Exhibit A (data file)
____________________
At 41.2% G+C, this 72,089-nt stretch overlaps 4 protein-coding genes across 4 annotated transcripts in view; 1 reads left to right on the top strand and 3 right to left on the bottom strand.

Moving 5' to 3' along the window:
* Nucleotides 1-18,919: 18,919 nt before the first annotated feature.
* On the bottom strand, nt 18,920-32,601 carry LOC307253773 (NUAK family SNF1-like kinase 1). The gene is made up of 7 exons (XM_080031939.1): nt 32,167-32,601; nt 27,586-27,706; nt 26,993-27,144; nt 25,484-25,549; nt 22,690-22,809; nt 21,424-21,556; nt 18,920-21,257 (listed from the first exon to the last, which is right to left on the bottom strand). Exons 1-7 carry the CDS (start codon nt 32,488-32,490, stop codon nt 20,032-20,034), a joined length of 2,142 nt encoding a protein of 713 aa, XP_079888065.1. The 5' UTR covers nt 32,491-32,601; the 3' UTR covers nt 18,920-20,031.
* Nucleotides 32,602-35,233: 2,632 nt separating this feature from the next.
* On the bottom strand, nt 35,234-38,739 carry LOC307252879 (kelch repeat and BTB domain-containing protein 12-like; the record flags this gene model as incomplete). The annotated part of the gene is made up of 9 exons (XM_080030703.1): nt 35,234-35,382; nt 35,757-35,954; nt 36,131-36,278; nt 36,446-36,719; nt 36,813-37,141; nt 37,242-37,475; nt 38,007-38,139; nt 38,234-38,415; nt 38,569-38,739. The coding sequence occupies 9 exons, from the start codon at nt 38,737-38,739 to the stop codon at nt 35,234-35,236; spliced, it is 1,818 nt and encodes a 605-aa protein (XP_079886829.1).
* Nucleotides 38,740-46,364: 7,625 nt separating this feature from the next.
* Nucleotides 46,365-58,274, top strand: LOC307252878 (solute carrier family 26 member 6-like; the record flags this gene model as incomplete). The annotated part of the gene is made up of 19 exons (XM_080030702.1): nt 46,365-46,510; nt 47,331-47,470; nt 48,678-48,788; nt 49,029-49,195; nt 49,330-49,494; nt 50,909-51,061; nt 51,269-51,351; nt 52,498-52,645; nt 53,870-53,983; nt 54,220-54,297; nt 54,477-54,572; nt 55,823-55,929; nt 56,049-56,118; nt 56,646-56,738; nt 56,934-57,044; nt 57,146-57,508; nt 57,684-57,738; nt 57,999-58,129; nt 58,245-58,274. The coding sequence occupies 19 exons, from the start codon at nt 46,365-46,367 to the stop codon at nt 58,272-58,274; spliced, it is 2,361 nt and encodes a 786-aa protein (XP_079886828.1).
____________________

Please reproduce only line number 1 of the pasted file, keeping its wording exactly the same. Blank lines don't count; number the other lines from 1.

At 41.2% G+C, this 72,089-nt stretch overlaps 4 protein-coding genes across 4 annotated transcripts in view; 1 reads left to right on the top strand and 3 right to left on the bottom strand.